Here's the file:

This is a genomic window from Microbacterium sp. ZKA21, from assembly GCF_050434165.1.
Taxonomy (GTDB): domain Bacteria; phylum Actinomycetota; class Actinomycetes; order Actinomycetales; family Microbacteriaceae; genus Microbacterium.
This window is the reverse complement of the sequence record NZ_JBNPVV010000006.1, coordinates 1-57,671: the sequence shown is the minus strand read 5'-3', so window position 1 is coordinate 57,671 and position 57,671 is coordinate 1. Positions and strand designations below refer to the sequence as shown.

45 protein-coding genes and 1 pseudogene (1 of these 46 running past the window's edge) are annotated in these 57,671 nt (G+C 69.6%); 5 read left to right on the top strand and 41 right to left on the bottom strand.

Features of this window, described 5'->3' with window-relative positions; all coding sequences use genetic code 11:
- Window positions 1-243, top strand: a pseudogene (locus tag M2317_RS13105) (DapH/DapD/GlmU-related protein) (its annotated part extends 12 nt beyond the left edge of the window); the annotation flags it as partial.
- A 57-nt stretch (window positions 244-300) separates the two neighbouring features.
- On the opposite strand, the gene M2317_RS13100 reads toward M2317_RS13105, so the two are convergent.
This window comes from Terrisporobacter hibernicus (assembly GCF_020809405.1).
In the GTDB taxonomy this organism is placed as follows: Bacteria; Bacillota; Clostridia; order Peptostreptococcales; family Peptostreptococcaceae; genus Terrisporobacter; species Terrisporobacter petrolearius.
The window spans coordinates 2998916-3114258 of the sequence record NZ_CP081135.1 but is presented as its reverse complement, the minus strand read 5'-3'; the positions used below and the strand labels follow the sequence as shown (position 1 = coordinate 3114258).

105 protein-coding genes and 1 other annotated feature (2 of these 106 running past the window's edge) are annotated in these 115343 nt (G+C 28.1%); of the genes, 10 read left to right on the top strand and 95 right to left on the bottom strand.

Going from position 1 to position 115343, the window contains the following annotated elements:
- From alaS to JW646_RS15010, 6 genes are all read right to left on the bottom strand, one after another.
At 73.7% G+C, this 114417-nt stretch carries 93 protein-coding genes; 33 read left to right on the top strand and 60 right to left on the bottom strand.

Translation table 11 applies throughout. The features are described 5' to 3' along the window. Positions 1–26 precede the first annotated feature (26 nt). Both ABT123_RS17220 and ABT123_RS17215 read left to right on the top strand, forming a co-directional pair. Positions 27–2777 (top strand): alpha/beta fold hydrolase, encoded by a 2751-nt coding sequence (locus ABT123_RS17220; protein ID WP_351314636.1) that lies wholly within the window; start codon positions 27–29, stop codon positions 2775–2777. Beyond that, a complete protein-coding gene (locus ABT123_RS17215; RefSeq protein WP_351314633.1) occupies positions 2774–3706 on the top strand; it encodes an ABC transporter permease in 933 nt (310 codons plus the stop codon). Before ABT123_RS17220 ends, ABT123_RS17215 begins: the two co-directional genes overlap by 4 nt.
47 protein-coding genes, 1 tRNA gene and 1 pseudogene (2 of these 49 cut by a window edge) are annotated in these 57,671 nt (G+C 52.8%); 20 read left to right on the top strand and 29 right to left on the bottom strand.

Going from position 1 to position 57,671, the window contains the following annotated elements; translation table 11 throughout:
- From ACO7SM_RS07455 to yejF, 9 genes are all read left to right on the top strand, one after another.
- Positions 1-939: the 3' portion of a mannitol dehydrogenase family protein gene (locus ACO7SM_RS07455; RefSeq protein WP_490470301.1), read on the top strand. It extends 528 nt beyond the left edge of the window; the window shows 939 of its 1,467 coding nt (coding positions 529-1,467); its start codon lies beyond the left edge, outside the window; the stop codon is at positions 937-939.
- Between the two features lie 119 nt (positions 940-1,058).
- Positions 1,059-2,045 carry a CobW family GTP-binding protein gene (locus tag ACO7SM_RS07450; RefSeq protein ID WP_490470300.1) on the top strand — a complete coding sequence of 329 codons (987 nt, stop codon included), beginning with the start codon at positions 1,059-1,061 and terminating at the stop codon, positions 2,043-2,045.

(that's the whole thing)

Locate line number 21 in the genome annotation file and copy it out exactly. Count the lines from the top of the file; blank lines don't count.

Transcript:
- Between the two features lie 119 nt (positions 940-1,058).